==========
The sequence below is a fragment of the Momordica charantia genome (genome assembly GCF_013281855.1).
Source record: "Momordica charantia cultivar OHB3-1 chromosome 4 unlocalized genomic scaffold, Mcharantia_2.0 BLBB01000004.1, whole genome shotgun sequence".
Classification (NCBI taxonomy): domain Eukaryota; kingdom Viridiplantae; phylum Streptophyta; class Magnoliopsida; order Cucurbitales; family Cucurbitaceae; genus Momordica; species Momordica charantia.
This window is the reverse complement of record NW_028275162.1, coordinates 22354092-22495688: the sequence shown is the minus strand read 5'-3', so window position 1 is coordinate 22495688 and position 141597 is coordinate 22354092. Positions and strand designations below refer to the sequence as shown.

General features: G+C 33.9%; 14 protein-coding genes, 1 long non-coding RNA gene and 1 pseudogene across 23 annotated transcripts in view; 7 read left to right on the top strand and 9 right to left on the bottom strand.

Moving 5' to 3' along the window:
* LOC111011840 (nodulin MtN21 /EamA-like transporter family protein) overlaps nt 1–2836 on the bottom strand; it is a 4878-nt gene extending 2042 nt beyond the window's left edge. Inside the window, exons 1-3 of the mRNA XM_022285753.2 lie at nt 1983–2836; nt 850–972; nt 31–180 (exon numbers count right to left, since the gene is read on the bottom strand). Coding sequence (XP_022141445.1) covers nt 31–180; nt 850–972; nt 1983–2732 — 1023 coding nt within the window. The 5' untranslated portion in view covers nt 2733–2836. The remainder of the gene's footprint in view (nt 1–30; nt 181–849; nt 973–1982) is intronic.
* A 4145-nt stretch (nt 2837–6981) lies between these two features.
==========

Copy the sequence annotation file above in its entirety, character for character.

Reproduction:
The sequence below is a fragment of the Momordica charantia genome (genome assembly GCF_013281855.1).
Source record: "Momordica charantia cultivar OHB3-1 chromosome 4 unlocalized genomic scaffold, Mcharantia_2.0 BLBB01000004.1, whole genome shotgun sequence".
Classification (NCBI taxonomy): domain Eukaryota; kingdom Viridiplantae; phylum Streptophyta; class Magnoliopsida; order Cucurbitales; family Cucurbitaceae; genus Momordica; species Momordica charantia.
This window is the reverse complement of record NW_028275162.1, coordinates 22354092-22495688: the sequence shown is the minus strand read 5'-3', so window position 1 is coordinate 22495688 and position 141597 is coordinate 22354092. Positions and strand designations below refer to the sequence as shown.

General features: G+C 33.9%; 14 protein-coding genes, 1 long non-coding RNA gene and 1 pseudogene across 23 annotated transcripts in view; 7 read left to right on the top strand and 9 right to left on the bottom strand.

Moving 5' to 3' along the window:
* LOC111011840 (nodulin MtN21 /EamA-like transporter family protein) overlaps nt 1–2836 on the bottom strand; it is a 4878-nt gene extending 2042 nt beyond the window's left edge. Inside the window, exons 1-3 of the mRNA XM_022285753.2 lie at nt 1983–2836; nt 850–972; nt 31–180 (exon numbers count right to left, since the gene is read on the bottom strand). Coding sequence (XP_022141445.1) covers nt 31–180; nt 850–972; nt 1983–2732 — 1023 coding nt within the window. The 5' untranslated portion in view covers nt 2733–2836. The remainder of the gene's footprint in view (nt 1–30; nt 181–849; nt 973–1982) is intronic.
* A 4145-nt stretch (nt 2837–6981) lies between these two features.